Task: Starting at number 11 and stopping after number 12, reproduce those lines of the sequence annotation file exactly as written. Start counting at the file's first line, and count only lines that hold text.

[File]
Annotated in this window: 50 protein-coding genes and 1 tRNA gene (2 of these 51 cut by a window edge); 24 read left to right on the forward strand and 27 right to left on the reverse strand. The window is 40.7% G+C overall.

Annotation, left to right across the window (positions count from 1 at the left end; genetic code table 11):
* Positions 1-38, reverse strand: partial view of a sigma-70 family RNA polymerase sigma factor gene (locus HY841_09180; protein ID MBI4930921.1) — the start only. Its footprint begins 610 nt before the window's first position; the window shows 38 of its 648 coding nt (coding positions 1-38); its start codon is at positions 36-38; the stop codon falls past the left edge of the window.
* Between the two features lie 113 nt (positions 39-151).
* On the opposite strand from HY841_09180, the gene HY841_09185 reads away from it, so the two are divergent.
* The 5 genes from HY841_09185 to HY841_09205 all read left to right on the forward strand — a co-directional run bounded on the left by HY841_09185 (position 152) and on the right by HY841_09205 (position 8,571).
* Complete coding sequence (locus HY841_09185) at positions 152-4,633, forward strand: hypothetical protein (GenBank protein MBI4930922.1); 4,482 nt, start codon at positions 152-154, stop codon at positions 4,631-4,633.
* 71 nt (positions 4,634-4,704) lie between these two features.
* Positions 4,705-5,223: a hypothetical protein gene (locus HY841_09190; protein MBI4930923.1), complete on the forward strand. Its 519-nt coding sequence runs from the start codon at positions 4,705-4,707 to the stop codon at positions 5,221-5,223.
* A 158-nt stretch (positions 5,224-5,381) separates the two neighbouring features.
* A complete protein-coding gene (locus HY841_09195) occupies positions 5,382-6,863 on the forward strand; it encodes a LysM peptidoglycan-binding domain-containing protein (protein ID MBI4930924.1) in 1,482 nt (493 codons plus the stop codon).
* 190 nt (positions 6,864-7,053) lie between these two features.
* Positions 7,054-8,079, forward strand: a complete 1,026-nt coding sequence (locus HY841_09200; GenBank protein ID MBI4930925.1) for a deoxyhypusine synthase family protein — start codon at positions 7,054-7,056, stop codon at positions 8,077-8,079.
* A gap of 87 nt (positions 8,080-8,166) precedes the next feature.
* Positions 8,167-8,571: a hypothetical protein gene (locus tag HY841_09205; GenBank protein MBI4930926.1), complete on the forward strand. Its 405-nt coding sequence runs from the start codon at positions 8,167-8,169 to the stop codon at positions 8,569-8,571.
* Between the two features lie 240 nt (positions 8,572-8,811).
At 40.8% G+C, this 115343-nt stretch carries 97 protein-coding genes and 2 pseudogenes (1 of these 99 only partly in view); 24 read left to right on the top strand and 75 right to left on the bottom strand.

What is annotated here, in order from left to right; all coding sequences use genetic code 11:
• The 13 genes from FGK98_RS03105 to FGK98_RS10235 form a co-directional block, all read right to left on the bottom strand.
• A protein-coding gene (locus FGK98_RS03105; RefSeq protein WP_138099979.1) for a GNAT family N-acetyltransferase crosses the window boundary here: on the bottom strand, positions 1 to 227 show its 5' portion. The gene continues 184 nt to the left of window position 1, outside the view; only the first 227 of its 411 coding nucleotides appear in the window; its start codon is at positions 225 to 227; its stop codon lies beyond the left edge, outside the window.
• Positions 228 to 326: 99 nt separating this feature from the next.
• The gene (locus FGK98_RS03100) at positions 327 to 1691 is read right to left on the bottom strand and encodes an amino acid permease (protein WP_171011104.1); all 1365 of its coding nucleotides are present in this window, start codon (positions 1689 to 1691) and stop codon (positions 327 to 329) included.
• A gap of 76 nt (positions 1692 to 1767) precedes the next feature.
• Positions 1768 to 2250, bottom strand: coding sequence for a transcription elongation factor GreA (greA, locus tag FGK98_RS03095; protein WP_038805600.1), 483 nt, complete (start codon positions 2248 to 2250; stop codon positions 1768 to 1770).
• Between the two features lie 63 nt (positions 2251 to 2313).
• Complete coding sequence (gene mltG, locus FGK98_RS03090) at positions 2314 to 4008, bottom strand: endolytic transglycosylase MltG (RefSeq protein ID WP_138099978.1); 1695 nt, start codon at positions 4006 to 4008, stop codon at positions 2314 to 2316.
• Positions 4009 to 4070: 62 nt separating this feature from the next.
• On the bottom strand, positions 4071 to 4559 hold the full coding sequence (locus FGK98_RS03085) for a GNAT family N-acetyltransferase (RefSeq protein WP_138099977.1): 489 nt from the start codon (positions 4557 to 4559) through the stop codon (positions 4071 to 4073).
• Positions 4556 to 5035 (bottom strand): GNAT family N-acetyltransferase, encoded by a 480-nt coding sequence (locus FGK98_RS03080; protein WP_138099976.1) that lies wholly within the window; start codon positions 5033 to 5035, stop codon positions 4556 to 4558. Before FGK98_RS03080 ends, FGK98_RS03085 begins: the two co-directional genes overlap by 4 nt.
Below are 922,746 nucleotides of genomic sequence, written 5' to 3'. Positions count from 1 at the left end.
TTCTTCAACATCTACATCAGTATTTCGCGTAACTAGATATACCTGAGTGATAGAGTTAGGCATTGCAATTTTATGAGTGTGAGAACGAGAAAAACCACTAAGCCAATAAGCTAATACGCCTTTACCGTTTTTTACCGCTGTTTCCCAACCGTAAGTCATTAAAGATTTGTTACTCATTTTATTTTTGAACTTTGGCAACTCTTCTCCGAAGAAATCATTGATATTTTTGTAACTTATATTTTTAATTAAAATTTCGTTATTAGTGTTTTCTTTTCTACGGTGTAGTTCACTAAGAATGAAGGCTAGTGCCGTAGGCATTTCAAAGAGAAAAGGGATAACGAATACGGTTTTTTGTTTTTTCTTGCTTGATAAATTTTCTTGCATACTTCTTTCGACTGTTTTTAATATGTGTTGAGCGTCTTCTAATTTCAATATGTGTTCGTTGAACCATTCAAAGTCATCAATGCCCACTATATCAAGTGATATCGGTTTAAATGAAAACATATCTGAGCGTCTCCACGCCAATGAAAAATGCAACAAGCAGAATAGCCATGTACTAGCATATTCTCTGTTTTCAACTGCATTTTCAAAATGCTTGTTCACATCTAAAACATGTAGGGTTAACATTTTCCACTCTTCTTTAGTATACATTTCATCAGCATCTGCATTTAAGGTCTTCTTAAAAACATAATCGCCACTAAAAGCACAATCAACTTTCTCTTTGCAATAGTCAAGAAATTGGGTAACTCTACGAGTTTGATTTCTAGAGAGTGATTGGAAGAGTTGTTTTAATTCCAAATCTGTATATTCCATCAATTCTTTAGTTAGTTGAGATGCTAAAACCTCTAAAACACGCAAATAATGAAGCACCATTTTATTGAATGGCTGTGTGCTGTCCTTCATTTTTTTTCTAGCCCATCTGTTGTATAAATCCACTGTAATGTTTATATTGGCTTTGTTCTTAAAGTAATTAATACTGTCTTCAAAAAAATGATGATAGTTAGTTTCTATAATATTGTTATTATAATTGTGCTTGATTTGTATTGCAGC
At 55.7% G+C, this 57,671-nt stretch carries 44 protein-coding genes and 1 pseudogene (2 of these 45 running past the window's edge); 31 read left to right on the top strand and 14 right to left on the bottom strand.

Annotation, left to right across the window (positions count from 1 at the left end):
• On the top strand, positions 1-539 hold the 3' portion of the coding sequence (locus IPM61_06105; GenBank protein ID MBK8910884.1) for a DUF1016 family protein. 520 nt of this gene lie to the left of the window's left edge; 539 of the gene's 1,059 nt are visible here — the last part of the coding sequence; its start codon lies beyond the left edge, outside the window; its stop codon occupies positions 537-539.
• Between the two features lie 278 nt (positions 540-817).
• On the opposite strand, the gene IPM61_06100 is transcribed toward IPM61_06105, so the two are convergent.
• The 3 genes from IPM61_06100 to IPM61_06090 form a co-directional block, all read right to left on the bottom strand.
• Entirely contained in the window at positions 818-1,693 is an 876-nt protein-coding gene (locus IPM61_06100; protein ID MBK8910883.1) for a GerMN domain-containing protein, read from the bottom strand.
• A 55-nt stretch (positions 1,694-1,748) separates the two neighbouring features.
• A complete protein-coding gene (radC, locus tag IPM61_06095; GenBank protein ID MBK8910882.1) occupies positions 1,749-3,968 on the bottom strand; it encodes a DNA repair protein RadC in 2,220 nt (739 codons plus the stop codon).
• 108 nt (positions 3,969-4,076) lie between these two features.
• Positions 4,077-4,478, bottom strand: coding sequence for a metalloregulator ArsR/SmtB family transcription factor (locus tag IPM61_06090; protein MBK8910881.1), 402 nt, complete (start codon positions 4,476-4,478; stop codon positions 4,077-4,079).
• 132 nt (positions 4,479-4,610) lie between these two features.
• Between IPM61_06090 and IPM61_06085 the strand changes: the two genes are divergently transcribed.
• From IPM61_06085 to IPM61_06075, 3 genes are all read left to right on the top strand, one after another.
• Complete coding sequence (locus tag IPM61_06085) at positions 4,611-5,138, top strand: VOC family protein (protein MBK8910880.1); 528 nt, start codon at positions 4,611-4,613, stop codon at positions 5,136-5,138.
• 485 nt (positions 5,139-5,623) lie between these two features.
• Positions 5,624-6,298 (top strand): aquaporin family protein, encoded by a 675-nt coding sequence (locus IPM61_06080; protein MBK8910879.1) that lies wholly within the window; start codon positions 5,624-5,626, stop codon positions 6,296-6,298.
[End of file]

* A complete protein-coding gene (locus HY841_09195) occupies positions 5,382-6,863 on the forward strand; it encodes a LysM peptidoglycan-binding domain-containing protein (protein ID MBI4930924.1) in 1,482 nt (493 codons plus the stop codon).
* 190 nt (positions 6,864-7,053) lie between these two features.